One of the studies that we are in the process of publishing examines the difference in opinions of Americans who rely on media versus those who rely on personal contact for information about Muslims. Results reveal that Americans who rely on media, relative to those who rely on personal contact, are much more likely to support public policies harming Muslims. These results highlight how important personal positive contact is. The problem is that most Americans don’t have a lot of direct contact with Muslims in their everyday lives, and so they are actually relying on media for most of their information about this group and the media is mostly representing this community in a negative light.

Do you think anti-Muslim political rhetoric is causing more negative perceptions in people, or do you think the rhetoric is more of a reaction to negative ideas and news already out there?

MS: This is tough to tease apart as there is likely a reciprocal relationship between the two. I suspect that anti-Muslim political rhetoric is shifting social norms so that expressing negative sentiments against Muslims is considered to be acceptable. In other words, individuals who would normally not have spoken against this group or would not have displayed these kinds of biases suddenly feel like it is OK to do so. Similar trends have been observed historically for other groups. For example, during World War II, people felt comfortable expressing negative sentiments towards Japanese Americans. In fact, political rhetoric and the public was in support of putting Japanese American citizens in internment camps—even though people knew that that’s really not the right way to treat any particular group. Wars and conflicts change social norms in a way where people feel it is acceptable to express prejudice against a particular group. Right now that’s happening with Muslims, and sadly political rhetoric is exacerbating it.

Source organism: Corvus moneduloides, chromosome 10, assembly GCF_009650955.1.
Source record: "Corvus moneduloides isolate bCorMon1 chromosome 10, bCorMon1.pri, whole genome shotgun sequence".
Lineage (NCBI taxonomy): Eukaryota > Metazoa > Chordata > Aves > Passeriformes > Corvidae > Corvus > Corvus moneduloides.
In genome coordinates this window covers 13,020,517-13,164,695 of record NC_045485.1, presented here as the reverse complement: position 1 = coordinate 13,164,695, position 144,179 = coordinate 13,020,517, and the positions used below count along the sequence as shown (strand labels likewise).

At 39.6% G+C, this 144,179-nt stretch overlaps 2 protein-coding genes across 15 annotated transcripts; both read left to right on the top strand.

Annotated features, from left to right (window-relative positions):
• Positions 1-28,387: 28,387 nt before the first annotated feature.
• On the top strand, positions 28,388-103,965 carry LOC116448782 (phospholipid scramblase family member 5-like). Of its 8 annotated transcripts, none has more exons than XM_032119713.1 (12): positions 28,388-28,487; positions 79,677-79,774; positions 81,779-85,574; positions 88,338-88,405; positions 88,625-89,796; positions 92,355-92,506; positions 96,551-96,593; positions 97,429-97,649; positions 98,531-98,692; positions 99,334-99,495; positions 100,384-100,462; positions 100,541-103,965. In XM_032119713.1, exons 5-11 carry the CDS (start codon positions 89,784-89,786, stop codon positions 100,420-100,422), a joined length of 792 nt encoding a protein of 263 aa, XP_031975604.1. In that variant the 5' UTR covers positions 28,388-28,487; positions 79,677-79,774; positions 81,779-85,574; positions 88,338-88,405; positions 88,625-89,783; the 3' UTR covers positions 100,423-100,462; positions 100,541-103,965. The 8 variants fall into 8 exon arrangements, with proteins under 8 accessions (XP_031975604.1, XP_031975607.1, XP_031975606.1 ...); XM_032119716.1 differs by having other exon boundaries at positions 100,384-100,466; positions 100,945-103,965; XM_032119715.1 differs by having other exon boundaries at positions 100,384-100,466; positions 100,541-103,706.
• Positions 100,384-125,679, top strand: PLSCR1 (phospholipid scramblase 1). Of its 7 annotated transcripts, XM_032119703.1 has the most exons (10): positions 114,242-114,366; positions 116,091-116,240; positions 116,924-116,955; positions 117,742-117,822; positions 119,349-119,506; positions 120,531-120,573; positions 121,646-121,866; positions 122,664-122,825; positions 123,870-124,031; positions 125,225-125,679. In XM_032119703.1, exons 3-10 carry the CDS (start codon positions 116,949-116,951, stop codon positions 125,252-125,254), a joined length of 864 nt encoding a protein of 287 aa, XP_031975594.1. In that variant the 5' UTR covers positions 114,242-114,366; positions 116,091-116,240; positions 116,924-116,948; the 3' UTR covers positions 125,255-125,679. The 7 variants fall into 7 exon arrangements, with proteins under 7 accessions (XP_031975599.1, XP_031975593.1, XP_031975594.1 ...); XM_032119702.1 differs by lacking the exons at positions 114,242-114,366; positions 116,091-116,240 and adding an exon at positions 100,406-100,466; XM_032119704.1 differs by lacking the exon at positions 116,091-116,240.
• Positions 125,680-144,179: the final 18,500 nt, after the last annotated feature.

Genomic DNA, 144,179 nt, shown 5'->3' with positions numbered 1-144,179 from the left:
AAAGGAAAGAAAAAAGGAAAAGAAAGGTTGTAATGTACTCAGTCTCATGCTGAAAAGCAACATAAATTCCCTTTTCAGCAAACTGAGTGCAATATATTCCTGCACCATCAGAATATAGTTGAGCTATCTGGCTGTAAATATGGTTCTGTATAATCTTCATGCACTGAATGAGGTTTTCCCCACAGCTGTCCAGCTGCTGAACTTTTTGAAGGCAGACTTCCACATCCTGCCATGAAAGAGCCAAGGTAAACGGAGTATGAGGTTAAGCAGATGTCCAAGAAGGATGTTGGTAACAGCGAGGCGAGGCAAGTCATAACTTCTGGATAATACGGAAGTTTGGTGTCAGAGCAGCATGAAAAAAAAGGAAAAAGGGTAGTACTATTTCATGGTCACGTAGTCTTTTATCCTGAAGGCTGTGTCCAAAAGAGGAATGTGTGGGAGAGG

In his Winter Commencement speech, U-M President Mark Schlissel drew parallels between recent anti-Muslim rhetoric and proposals, and historical events like the Japanese Internment and the Red Scare. This photo shows a sign posted the day after the Pearl Harbor attack by a shopowner of Japanese descent in Oakland, California. Photo by Everett Historical/

How does this current research fit in with some of the other work that you do in your lab?

MS: A lot of the work that I do is looking at how media could influence conflict, including interpersonal and intergroup conflict. In addition to examining how media influenced the majority’s view, we also try to understand how media images of Muslims are influencing the way they think about themselves, both as Muslims and as Americans. For example, in one study we are trying to understand what happens to second generation Muslim American who are growing up in a context where their religious group is represented in a negative light and are being told they’re not “real” Americans, even though they are American citizens who are born in the United States. What does that do to their identity? What does that do to their perceptions of whether they can be both Muslim and American? Do they feel they have to choose between being one or the other? And how does that ultimately affect their civic engagement and relationship with the majority group?

Muniba Saleem is an assistant professor in the Department of Communication Studies and a faculty associate at the Institute for Social Research. She also directs the Conflict Research Lab, which conducts experiments on how media influences interpersonal and intergroup conflict. Dr. Saleem received her Ph.D in social psychology from Iowa State University and completed a postdoctoral fellowship at Carnegie Mellon University before starting her position at the University of Michigan.